• Raven Nation||

    One of the people I worked with made the point that American foreign policy in the twentieth century tends to be reacting to the past rather than responding to the present. So, after WWI, the US largely (normal caveats here) withdrew from the world because it looked at the entangling alliances that significantly contributed to the outbreak of that war. After WWII, it committed itself to global policing because it believed a failure to do so contributed to WWII.

    I think you could make a case that the US should have stayed in western Europe for some period after WWII. But, once European economies were back on their feet it made little sense. Of course, by that time, containment had become policy.

  • ||

    I think that's a pretty good analysis.

    And you can't spell analysis without, "anal".

  • ||

    I think that's a pretty good analysis.

    And you can't spell analysis without, "anal".

  • Inigo Montoya||

    That analysis of the 20th-century is not entirely accurate, however. That unbelievably terrible president Woodrow Wilson pushed for the formation of the League of Nations (precursor to the U.N.) and America's involvement in it largely in reaction to WWI. It was born out of the notion that with some kind of "benevolent" world government, TOP MEN could make sure to prevent lesser people from making war on each other.

    There was some "withdrawal" in the sense of restricting trade (think the Smoot-Hawley tariff bill), and it was anti-liberty crap like that and the federal reserve act which ended up giving us the Great Depression.

  • Brochettaward||

    Perhaps part of the reason we stayed in Western Europe is because, despite the claims of progressives, they really aren't adults and the idea of letting them militarize again to defend themselves from the Soviets involved a large risk.

  • Bubba Jones||

    He is not illogical.

    It is difficult to maintain a strong military without using it.

    Even after the demonstration of our military industrial capacity in WWI, there were countries willing to bomb us and even consider invading.

    At some point you say, "fuck it" and vote for Trump.

  • Crusty Juggler||

    (laughing)

  • ||

    Another flies under the bus

    Another flies under the bus
    Another flies under the bus
    Another one gone and another one gone
    Another flies under the bus
    Hey, I'm gonna get you too
    Another flies under the bus

  • AlexInCT||

    They just know he had ill intent unlike Hillary, you know?

  • straffinrun||

    When "I grab them by the pussy" not "We came. We saw. He died" is what sinks a campaign, not much hope is left.

  • Crusty Juggler||

    (nodding)

  • straffinrun||

    (One hand on top of head. Other waving like a rodeo cowboy)

  • juris imprudent||

    So who's cat has Crusty's tongue?

  • Cynical Asshole||

    So who's cat has Crusty's tongue?

    These cunnilingus euphemisms are getting very un-abstract.

  • Jordan||

    OT: Thomas Friedman goes full retard in his latest column, slobbering all over Hillary because of her corruption exposed by Wikileaks. Not going to link it because fuck him.

  • Crusty Juggler||

    (snickering)

  • Jordan||

    Has anybody investigated the whole affair of Julian Assange having his internet cut off by the govt of Ecuador? It seems to me that doesn't happen without pressure from the U.S. government. So, we have the U.S. government explicitly conducting foreign policy in support of a presidential candidate.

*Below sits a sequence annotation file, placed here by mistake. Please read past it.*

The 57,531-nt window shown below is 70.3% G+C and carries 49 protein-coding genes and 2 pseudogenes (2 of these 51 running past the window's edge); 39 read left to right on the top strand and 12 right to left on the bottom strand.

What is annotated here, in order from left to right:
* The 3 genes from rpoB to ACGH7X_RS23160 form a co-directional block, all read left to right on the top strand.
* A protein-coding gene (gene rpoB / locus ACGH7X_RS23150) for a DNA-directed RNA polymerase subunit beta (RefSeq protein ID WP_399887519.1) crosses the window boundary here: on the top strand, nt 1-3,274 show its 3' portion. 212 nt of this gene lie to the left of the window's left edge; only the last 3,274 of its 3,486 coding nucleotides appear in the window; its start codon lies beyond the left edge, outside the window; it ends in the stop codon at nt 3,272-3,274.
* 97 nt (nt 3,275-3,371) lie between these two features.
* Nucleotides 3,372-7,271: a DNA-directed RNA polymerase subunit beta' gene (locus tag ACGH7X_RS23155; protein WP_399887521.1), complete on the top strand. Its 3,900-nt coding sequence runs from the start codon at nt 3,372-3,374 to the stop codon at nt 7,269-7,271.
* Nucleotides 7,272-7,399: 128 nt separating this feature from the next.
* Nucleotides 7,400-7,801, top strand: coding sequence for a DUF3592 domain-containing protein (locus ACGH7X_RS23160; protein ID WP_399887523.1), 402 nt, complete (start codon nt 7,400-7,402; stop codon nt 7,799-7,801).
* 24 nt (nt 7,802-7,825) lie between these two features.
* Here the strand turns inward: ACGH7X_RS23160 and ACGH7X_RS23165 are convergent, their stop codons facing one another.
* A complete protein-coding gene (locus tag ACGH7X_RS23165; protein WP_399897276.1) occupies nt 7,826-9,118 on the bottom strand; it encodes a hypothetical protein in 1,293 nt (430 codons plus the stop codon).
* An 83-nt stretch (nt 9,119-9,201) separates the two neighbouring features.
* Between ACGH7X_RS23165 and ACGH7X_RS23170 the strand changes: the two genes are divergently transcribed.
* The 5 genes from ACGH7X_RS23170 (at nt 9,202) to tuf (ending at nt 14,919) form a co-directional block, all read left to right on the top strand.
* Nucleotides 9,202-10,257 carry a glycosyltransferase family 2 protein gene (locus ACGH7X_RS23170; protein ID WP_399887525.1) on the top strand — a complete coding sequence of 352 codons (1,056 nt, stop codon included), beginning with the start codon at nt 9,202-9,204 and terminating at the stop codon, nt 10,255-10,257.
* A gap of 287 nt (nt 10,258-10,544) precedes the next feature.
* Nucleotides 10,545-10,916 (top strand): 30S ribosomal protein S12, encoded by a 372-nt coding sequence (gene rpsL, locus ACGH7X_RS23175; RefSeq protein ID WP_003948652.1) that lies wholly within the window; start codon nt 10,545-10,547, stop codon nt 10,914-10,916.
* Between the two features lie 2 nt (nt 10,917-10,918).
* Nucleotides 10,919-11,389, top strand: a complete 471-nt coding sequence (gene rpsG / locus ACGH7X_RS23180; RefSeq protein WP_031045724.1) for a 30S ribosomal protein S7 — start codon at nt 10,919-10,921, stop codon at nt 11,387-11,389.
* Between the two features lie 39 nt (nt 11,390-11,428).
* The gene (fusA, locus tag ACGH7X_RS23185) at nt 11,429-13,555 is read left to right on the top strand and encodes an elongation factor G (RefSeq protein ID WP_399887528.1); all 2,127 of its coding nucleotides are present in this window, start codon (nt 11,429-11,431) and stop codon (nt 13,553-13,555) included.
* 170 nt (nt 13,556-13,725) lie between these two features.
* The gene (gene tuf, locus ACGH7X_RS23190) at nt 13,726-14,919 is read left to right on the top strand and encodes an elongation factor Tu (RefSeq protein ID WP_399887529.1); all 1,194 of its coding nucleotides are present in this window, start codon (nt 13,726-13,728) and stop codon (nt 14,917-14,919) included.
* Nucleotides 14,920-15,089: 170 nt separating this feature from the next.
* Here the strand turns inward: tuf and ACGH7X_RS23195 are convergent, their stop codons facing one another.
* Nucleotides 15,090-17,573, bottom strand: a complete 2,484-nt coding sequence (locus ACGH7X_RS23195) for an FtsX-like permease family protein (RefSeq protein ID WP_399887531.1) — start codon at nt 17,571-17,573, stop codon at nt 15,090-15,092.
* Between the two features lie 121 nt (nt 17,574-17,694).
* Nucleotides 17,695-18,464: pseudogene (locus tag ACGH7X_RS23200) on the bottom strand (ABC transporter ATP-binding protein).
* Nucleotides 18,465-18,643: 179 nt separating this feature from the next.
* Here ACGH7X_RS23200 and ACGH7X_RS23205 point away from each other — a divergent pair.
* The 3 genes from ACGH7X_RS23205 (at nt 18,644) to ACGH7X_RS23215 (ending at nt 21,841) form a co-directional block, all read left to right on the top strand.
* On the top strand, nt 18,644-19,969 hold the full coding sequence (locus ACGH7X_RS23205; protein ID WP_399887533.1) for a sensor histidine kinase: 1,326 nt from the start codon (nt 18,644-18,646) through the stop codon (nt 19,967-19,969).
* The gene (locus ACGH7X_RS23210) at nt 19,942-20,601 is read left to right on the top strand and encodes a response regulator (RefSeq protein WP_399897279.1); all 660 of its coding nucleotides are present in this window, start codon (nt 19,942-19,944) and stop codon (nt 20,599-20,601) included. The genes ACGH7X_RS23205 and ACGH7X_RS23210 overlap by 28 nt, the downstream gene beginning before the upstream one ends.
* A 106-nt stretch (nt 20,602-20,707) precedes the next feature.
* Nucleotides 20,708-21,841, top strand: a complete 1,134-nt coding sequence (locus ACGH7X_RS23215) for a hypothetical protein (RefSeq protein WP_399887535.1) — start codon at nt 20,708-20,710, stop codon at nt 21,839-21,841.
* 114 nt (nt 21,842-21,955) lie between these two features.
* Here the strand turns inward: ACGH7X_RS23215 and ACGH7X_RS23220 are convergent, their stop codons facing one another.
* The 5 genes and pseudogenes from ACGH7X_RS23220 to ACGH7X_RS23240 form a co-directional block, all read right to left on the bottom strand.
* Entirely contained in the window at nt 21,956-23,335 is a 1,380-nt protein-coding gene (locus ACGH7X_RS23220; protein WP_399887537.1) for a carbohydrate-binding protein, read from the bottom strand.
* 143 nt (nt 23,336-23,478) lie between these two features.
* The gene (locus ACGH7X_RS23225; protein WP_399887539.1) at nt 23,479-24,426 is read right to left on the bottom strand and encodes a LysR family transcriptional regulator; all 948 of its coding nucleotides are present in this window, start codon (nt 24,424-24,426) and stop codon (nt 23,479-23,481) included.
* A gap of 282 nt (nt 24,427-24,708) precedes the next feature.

Also, I like what Glenn Greenwald had to say about that:

    Overnight poll of Dems would likely show instant increase in support for 1) Govt of Ecuador; 2) cutting off internet access for publishers
  • ||

    "So, we have the U.S. government explicitly conducting foreign policy in support of a presidential candidate"

    So when did this realization first come to you?

  • Free Society||

    Democrats use all the levers of power at their disposal in government, academia, media and finance. There's a reason they win elections and it's not because they make reasonable arguments.

  • straffinrun||

    Can't get over how creepy the whole Youtube Heroes program is. Mass flagging privileges, secret council meetings... It's like a little fascist Sim City.

  • Brochettaward||

    The ability of users who devote inordinate amounts of time to censoring other users to mass flag things? What could go wrong?

  • Cynical Asshole||

    Holy. Shit.

  • DOOMco||

    Vid.me looks like where publishers of content are moving.

  • LittleItaly14||

    A GLARING EXAMPLE OF RIGGING OR MANIPULATING AN ELECTION

    1) Watch the interview last night with Dana Bash and Gary Johnson (Facebook)
    Gary was fantastic and so was the entire interview. Dana Bash didn't "want to talk about the Aleppo moment" but then asked if he was high. Anyways, the interview was great and Gary was sharp and on the issues.

    2) Look at what CNN posted today. Article written by Daniella Diaz. Look at the headline and look at the photo they chose. Complete manipulation with the only purpose being to smear Trump and discredit Johnson.

    I am completely disgusted with this and will never watch CNN again.

    This is not about supporting Johnson or whoever. This is about accurate, fair reporting and the complete disservice mainstream media is doing to millions of voters. Gary is too good to be president.

  • LittleItaly14||

    Link to the CNN article today by Daniella Diaz:

    http://www.cnn.com/2016/10/18/.....index.html

  • Uncle Jay||

    RE: Gary Johnson's Refreshing Foreign Policy Skepticism
    The Libertarian presidential candidate offers a cogent critique of Clintonian warmongering.

    One of the major reasons GJ will not get elected is because he has a sane, logical and a non-interventionist foreign policy.
    I guess the American people don't want that kind of foreign policy.
    It just makes too much sense.

GET REASON MAGAZINE

Get Reason's print or digital edition before it’s posted online